In two wide-ranging interviews Monday, Pete Rose defended his involvement with a gaming app, faulted today’s baseball players, called distances to fences in ballparks like Philadelphia’s a “joke,” denied causing the death of commissioner Bart Giamatti, and said he hopes PED users get into the Hall of Fame.
“I wish that would happen,” he told Boomer Esaison and Craig Carton on New York’s WFAN. “If some way that would happen, it would enhance my opportunities.”
Rose, 73, holds the National League hit record with 4,256, but can’t even get on the Hall of Fame ballot because of a 1989 ban from baseball for illegal gambling.
“I wasn’t even suspended for betting on baseball,” said Rose, an all-star and World Series winner with both Cincinnati and Philadelphia. “ ... I have a signed agreement from the commissioner’s office, there is no finding I bet on baseball, and most people don’t know that.”
Still, he thinks he might not live to see his enshrinement at Cooperstown.
“If I’m ever given a second chance, I’ll be the happiest guy in the world,” Rose told Tiki Barber and Brandon Tierney on their CBS SportsRadio morning show. “But I’m the one that screwed it up. They’ll probably wait until I’m gone like they did [Ron] Santo or some other guys.”
It’s been suggested that Rose’s hopes of eventual clemency were crushed by the death of commissioner A. Bartlett Giamatti about one week after Rose accepted being put on baseball’s permanently ineligible list.
“I think Faye Vincent thinks I killed Bart Giamatti,” Rose said, referring to Giamatti’s successor. “Not the fact that he smoked five packs of cigarettes a day nor the fact that he was 70 pounds overweight. It was the stress he went through when he had to battle with me.”
Ex-NFL quarterback Esiason asked how Rose could hope for reinstatement while living in Las Vegas and promoting a new sports gaming app.
Rose explained the Vegas gig is at a mall, signing autographs, and vowed he never gambles at casinos. He became face of SportsBeep.com, a sports-fantasy app that apparently lets fans win prizes for predictions made during live events, because he had to support his families, he said.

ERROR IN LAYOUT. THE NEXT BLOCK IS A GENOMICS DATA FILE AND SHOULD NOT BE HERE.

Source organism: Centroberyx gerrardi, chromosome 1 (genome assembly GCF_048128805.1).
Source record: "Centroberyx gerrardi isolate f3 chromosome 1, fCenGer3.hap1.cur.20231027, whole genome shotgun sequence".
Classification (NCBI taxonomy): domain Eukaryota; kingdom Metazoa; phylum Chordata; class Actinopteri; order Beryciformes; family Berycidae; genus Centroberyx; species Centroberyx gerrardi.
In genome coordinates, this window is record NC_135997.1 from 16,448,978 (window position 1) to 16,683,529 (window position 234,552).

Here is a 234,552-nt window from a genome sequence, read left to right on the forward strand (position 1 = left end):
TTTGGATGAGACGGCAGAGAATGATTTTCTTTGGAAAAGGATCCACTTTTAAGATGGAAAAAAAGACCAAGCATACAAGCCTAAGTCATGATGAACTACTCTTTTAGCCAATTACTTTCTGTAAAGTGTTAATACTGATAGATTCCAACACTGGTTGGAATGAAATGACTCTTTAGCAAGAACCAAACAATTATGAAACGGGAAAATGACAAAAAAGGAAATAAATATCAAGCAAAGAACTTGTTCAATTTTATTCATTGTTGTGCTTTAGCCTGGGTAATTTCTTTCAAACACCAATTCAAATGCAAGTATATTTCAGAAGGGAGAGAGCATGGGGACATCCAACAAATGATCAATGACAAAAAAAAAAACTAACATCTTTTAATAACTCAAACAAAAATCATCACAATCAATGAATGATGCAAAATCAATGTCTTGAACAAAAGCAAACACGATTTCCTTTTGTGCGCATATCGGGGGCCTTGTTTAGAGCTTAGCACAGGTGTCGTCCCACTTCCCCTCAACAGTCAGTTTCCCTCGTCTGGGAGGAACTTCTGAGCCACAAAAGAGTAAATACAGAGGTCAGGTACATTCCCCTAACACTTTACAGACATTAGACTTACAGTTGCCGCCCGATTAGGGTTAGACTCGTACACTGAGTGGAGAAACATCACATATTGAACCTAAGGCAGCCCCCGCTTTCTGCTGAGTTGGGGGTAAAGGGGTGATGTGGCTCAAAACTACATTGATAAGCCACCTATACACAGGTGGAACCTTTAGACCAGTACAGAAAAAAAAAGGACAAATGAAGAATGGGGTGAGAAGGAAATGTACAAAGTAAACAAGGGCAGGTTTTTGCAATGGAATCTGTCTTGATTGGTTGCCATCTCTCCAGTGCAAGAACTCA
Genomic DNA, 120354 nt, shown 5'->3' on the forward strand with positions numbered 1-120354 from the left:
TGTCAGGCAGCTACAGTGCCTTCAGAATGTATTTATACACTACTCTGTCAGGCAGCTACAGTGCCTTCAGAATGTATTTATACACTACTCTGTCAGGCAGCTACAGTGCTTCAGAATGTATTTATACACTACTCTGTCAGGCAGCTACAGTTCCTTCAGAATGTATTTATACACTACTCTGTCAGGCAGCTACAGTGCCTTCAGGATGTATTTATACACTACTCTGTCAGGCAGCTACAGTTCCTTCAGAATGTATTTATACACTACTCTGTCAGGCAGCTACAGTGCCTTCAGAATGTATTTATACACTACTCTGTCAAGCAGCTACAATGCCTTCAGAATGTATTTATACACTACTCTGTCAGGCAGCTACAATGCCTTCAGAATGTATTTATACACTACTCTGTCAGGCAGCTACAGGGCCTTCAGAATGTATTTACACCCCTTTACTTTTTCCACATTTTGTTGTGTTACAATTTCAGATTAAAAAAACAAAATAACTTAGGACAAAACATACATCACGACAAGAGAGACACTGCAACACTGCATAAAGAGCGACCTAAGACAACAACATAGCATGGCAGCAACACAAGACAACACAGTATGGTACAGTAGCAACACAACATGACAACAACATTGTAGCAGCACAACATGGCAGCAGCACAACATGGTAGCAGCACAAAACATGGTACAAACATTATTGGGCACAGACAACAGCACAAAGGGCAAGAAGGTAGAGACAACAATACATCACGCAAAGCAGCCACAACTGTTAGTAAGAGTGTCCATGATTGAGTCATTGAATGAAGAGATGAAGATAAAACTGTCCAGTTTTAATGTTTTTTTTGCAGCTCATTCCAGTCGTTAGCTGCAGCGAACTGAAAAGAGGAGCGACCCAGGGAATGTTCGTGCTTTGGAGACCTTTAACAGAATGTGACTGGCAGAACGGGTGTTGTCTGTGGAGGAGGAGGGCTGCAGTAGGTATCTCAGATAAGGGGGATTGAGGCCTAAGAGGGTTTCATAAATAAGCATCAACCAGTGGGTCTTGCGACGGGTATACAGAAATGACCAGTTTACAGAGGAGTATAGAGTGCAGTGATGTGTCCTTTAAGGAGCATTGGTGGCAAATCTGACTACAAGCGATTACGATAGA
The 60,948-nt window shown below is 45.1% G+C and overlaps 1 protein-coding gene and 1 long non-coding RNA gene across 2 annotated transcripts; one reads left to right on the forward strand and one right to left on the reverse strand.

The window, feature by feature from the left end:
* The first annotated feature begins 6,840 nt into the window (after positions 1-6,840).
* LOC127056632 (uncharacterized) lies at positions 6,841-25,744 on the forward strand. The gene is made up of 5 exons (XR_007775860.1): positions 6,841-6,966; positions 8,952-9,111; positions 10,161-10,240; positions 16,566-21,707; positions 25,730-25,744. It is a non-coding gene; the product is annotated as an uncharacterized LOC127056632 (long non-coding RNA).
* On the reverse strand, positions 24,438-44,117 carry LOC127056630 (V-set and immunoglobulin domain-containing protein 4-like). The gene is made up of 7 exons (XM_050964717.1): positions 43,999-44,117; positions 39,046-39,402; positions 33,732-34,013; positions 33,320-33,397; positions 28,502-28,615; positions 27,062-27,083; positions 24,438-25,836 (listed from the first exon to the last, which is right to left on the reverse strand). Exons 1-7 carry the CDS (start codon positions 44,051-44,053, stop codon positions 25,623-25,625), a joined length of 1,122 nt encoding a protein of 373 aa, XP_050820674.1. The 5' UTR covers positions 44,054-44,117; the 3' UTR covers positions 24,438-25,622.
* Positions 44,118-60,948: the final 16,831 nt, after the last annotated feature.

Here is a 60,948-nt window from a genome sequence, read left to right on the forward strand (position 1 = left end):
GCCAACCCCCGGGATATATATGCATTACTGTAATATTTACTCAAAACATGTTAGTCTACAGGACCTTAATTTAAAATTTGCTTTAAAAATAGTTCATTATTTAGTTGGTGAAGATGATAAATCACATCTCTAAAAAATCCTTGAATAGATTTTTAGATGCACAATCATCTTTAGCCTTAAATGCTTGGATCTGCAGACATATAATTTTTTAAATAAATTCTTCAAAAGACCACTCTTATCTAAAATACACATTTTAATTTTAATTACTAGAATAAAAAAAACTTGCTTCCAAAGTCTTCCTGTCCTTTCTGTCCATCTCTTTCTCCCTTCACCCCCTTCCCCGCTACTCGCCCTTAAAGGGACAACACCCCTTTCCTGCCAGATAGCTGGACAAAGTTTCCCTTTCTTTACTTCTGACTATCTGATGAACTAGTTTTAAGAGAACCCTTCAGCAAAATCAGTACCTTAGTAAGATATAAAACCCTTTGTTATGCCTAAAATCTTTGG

At indiegogo.com, where the app is seeking $500,000 but has only raised $1,200, the theme song of a video includes the lyrics: “No, you can’t bet on baseball. Yes, you can bet on baseball. ... Bet on the Beep.”
Rose, who last month criticized Phillies shortstop Jimmy Rollins, elaborated on the decline of the art of hitting.
“Guys just don’t take time to do their work today,” Rose told Barber and Tierney. “... They all have the same swing 2-0 as they have 0-2. They make no adjustments but it’s OK in the eyes of the owners to hit 30 home runs and strike out 150 times. I’ll give you $10 million. So I’d do it, too.”
Other Rose remarks to the national CBS show:
On being likened to another ineligible player: "There’s no comparison, because I bet on my own team to win. Shoeless Joe Jackson took money to throw World Series games."
On PEDs: “What I did is bad and PEDs is bad. What’s worse? I had nothing to do with altering the statistics of baseball, and the statistics of baseball are sacred.”
On amphetamines (which Phillies players were accused of using in the 1980s): “It’s not going to make you stronger, it’s not going to make you faster, it’s not going to make you produce any more or any less.... It’s like drinking three cups of coffee.”
On today’s short home-run distances: “When you play in Cincinnati, when you play in Camden Yards, when you play in Philadelphia, when you play in Yankee Stadium in right center, it’s a joke. It’s not really fair to pitchers. ... You can’t pitch.”
Contact staff writer Peter Mucha at 215-854-4342 or firstname.lastname@example.org.